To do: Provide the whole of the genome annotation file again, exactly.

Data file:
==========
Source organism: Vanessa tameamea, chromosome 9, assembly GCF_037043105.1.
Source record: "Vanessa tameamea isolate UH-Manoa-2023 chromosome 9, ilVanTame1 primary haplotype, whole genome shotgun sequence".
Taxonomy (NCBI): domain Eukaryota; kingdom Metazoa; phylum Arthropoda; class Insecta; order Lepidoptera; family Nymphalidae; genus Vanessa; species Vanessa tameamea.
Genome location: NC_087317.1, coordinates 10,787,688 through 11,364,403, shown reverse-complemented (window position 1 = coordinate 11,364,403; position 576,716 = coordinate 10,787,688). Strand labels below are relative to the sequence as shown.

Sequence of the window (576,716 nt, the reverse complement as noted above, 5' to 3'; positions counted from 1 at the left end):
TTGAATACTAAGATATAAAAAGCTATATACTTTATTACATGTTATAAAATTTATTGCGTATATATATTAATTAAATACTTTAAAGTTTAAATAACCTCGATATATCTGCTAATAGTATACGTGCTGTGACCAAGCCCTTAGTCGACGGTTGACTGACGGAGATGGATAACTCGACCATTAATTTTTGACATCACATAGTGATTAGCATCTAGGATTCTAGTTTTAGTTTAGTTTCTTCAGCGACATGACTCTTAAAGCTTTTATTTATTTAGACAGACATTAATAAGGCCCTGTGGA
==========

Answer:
Source organism: Vanessa tameamea, chromosome 9, assembly GCF_037043105.1.
Source record: "Vanessa tameamea isolate UH-Manoa-2023 chromosome 9, ilVanTame1 primary haplotype, whole genome shotgun sequence".
Taxonomy (NCBI): domain Eukaryota; kingdom Metazoa; phylum Arthropoda; class Insecta; order Lepidoptera; family Nymphalidae; genus Vanessa; species Vanessa tameamea.
Genome location: NC_087317.1, coordinates 10,787,688 through 11,364,403, shown reverse-complemented (window position 1 = coordinate 11,364,403; position 576,716 = coordinate 10,787,688). Strand labels below are relative to the sequence as shown.

Sequence of the window (576,716 nt, the reverse complement as noted above, 5' to 3'; positions counted from 1 at the left end):
TTGAATACTAAGATATAAAAAGCTATATACTTTATTACATGTTATAAAATTTATTGCGTATATATATTAATTAAATACTTTAAAGTTTAAATAACCTCGATATATCTGCTAATAGTATACGTGCTGTGACCAAGCCCTTAGTCGACGGTTGACTGACGGAGATGGATAACTCGACCATTAATTTTTGACATCACATAGTGATTAGCATCTAGGATTCTAGTTTTAGTTTAGTTTCTTCAGCGACATGACTCTTAAAGCTTTTATTTATTTAGACAGACATTAATAAGGCCCTGTGGA